The 1500€ Tatami Trap

August 25, 2021

how a sleeping mat reminded me of the value of Minimum Viable Product Thinking

Life's Business Lessons
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As we all know, one of the best ways to learn something permanently is (surprise, surprise): Experience. The good side effect of this is that it often comes with a funny story making it easy to explain it to others. So with today's anecdote we'll talk about what MVP (Minimal Viable Product) Thinking is and how it can save you time, money and… sleep.

After reading 'Why We Sleep' from Matthew Walker during my 2020 summer holidays, I set out to optimize my sleep. Sleep is key to so many great health and performance benefits which I learned through Matthew's book, so my plan was to get the most out of it. As a modern guy in 2020, I did what we all would do - I googled it and spent quite a bit of time reading further articles and watching videos as for example the one of a physiotherapist  who argued the benefits of sleeping on the back, without a pillow and on a hard surface. A few more hours of research and I came to the conclusion that the best thing would be to get a tatami mat. Yes, I’m talking about those very hard Japanese mats traditionally used as floor mats for tea rooms or dojos. I was totally convinced that this would be my key to effective and good sleep; the key that would unlock enormous amounts of energy during the day. I collected enough arguments to dive into a 2 weeks research about where to find the best Tatami mat for the best price. 3 nights after the order the 1800€, 1m x 2m "wonder" arrived, and the first night was… a nightmare. Great. It got a bit better during the next nights, but after 7 nights I could feel that my body was super exhausted even after 8 hours of presumably super healthy sleep. Obviously changing my sleeping habits came at a price and I realized I should have done this experiment during my holidays and not during times where I have to function on a high level during day time. 

Another side effect: My wife, who struggles with hay fever every spring, had a slowly building allergic reaction to the mat leading to a point where she started having allergic reactions to nuts and cleaning detergents as well. Not only did this sh*t experiment not deliver the results I had "dreamed" about, it was also slowly killing my beloved wife - thank you for nothing Tatami mat... So I had to "undo" the experiment and spend hours and even more effort to sell the premium mat via ebay for a fraction of the buying price which, as we all know, is fun, fun, fun.

So what does this have to do with MVP thinking?

If you’ve heard about MVP thinking, you will definitely have stumbled upon the brilliant Frank Robinson who originally coined the term MVP in 2001 and shared it with the world. It says: “MVP is a mindset of the management and development-team. It says, 'Think big for the long term, but small for the short term'.” He not just introduced it as a concept, but also as a kind of mindset that should be internalized by the management and the development team. The core idea is to think big in the long term but to make small steps in the short term. Easy, right?! And even better, adaptable for a lot of situations, including personal ones, as you can see.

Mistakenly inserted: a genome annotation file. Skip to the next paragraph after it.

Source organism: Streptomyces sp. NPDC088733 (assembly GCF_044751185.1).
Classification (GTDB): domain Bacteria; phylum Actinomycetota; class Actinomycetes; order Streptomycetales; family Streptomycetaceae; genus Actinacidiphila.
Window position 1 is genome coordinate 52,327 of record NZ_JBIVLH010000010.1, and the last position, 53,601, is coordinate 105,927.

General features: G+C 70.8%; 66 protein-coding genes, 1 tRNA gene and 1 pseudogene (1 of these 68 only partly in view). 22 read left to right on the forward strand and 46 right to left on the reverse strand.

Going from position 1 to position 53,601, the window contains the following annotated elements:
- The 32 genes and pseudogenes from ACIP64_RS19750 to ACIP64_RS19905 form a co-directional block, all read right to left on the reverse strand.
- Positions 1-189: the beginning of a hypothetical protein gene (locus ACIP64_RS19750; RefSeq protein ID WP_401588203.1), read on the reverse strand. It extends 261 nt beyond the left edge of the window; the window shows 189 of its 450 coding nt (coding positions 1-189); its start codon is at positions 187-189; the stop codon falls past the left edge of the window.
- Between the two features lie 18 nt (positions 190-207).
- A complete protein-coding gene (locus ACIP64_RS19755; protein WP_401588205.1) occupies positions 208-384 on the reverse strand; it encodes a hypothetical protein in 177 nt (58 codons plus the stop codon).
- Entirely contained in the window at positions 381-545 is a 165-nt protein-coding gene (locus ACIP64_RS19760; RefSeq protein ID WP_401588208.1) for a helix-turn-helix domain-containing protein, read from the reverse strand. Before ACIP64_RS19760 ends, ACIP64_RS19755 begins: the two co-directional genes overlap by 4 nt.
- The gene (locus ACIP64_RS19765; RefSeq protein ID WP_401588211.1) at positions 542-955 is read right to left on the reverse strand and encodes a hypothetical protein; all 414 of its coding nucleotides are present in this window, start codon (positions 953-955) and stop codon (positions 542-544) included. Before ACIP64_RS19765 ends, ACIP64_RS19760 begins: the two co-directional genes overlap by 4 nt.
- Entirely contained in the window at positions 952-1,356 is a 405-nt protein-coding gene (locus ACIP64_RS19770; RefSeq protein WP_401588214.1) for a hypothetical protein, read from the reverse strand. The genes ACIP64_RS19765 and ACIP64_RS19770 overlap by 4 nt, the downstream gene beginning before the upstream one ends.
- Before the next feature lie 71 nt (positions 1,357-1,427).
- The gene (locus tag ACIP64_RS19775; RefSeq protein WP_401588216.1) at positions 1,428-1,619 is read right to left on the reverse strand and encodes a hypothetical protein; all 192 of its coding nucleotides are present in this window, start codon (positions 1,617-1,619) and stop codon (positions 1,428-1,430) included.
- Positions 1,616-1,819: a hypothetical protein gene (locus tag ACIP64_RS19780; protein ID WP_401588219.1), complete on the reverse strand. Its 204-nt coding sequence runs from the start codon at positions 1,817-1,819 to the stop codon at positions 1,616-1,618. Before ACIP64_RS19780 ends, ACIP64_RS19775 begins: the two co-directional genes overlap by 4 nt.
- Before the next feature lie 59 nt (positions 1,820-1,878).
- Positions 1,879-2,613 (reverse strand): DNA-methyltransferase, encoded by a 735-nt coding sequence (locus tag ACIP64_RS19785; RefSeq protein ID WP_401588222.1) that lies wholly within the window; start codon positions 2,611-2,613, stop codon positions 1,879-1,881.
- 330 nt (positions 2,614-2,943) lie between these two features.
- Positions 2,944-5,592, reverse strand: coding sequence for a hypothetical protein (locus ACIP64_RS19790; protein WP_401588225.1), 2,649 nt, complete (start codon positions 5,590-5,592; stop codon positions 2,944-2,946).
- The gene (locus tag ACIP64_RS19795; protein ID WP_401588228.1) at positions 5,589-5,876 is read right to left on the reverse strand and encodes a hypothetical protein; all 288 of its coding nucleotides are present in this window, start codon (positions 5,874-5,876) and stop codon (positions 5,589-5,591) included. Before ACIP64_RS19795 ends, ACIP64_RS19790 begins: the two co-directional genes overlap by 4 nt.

MVP is a mindset of the management and development-team. It says, “Think big for the long term, but small for the short term”


Around 8 years later another guy popped up and dived into the same topic. Eric Ries wrote a book “The Lean Startup” (which made MVP poular) stating:

“The big question of our time is not Can it be built? but Should it be built?”

Ries describes it as a version of a new product, which enables a team to learn a maximum amount about the customer with a minimum of effort. I write it on a post-it and stick it to my mirror. Hello wasted time and money and hello Tatami mat. 

Steve Blanks, another well known entrepreneur, also called it the Minimum Feature Set, a method to understand how to reduce wasteful development efforts, while at the same time placing a product in the hands of first users at the earliest possible time. Sounds so simple but oh so smart. He says: “ The reality is that the minimum feature set is 1) a tactic to reduce wasted engineering hours (code left on the floor) and 2) to get the product in the hands of early visionary customers as soon as possible.”

The best methods are the ones you can use and adapt to your business and private life because it makes everything smarter and easier as a result. 

Applying the principles of these smart gentlemen to my Tatami drama, the summary could read as follows: I spent roughly 1.500€ (= mat buy price + working time - mat sell price) and 4 weeks for a sleep optimization experiment I could have easily done, spending 0€ while achieving the same learning within 3 days. All that would have been necessary would have involved MVP Thinking and asking myself "What is it I want to learn?" and "What would be the simplest and fastest way to learn it?" instead of running off to do Internet research and falling in love with an overpriced rice mat... As a result I would have very likely chosen to test-sleep some nights on my yoga mat on the floor. This would have been immediately realizable without any extra costs, but would include the benefit of the painful realization that this habitual change is no fun in the short-term and should be done during the holidays...

Over the years we have seen a lot of projects where teams (the tech savvy ones in particular) built and developed something for the sake of building it #BecauseWeCan. Let my Tatami "Trap" be a lesson to you. The next time you want to build something for your clients please ask yourself: "What is it you actually want to learn here?" and "What would be the simplest and fastest way to learn it?"